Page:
My contacts throughout this epiphany were Bill Davis—Buttermilk Billy—the premier of Ontario whom I watched at close range through endless conferences as well as his senior staff and political colleagues. I spent hours closeted with Ontario politicians and officials during the run-up to the patriation of the constitution. I may not have gotten to know the man on the street too well, but I sure as hell got to know the people who ran his affairs.
I went to Ontario convinced that central Canadians generally, and Ontarians specifically, knew little of British Columbia and cared even less. Not only did I not change my mind, my suspicions were emphatically confirmed. The bald truth is that Ontarians only consider British Columbia as a source of raw materials and chronic bitchers. They consider B.C. part of a seamless “West,” which, of course, it is not. It was only very recently that the Toronto Globe and Mail, in its polls, stopped lumping B.C. in with the Prairies as if what was happening in The Pas, Manitoba, bore some relationship with Sooke, British Columbia...
This, of course, has very important ramifications for Canada. Ontario, with a quarter of the Senate and, through its perennial government caucus, control of the House of Commons, simply cannot understand why B.C. sees Senate reform as a major issue. It is utterly beyond that province’s ability (John Nunziata, MP, excepting) to understand why we chafe under a system where 50 percent plus one of the House of Commons has 100 percent of the power. Nunziata is an exception perhaps because he was born and raised in B.C. before moving to Toronto.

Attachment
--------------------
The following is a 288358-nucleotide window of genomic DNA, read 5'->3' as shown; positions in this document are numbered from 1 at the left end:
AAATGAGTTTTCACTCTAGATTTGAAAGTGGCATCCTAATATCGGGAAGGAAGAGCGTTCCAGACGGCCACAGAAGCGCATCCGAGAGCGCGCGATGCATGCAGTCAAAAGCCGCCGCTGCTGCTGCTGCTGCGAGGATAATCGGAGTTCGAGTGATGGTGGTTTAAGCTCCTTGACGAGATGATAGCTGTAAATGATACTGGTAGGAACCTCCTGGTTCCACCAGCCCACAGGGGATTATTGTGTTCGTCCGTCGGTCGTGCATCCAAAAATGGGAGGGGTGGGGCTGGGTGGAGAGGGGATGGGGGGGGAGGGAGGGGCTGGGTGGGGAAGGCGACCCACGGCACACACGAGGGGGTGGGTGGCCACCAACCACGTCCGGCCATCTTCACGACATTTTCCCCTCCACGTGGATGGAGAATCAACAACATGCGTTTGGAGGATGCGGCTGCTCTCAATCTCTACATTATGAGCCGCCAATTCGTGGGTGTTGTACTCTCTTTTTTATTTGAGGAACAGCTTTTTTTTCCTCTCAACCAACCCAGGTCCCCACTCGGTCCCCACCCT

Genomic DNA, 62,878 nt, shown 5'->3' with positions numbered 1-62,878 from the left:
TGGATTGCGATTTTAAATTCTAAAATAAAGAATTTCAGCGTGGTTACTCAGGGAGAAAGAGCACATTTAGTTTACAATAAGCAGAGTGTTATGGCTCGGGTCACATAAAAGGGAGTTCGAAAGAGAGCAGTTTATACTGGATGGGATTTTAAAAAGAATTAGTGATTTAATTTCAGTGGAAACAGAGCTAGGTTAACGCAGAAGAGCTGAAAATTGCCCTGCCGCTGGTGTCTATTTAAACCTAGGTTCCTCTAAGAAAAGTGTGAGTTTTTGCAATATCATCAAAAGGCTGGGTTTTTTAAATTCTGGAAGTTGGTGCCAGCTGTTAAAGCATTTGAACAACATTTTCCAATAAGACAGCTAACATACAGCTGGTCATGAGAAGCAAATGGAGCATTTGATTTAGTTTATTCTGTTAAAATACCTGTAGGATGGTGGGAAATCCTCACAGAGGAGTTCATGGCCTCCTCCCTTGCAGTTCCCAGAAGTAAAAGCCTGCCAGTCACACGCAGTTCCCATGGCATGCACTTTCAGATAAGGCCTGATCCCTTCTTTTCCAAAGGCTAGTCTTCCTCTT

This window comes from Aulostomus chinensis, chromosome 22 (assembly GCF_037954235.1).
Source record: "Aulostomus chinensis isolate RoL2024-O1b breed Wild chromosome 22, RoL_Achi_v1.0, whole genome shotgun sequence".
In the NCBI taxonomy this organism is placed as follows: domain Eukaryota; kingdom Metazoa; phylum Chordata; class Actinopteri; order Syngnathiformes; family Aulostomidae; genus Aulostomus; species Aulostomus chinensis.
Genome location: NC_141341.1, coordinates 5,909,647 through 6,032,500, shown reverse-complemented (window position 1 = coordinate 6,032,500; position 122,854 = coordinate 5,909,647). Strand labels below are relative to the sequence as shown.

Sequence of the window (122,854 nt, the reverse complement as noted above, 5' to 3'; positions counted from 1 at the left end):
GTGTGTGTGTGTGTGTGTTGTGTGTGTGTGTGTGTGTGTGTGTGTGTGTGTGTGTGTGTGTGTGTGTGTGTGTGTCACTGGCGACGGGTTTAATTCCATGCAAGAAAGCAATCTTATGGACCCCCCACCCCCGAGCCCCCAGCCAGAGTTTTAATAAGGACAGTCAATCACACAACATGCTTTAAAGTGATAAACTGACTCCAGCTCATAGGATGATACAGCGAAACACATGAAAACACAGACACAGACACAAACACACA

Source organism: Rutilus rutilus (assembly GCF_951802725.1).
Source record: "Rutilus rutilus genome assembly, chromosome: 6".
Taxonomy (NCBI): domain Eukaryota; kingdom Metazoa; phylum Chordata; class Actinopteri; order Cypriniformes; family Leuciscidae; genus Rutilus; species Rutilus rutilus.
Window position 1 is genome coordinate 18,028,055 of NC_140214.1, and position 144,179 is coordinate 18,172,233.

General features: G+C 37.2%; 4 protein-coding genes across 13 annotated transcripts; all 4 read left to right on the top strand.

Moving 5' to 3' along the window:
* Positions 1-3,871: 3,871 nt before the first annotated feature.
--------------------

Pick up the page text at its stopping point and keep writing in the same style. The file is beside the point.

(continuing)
Ontarians, generally speaking, see the country as an ongoing saga between Upper Canada and Lower Canada. In their view, solving that debate-or at least keeping it going without Lower Canada dropping out-is what Canada is all about and the other provinces aside from Quebec should simply stay on the sidelines and cheer Ontario on. There isn’t the slightest understanding of B.C. history. Ontarians don’t know and don’t care that, unlike the Prairie provinces, B.C. entered Confederation as a self-governing colony and did so after negotiating as a high contracting party with the five provinces that then made up the country. They don’t understand that the deal wasn’t to enter a two-party partnership, Quebec on the one hand and the rest led by Ontario on the other. British Columbia would never have accepted this “two founding nation” concept of the country and doesn’t for a second accept this notion now.
Much of Canada’s recent constitutional history reflects this central Canadian misunderstanding of Canada as seen through the eyes of British Columbians. Meech Lake and the Charlottetown Accord (so called) would have perpetuated central Canadian hegemony over the country through agreements that only faintly sugarcoated that fact. British Columbians by nearly 70 percent demonstrated that they understood this when they voted in the Charlottetown referendum of October 26, 1992.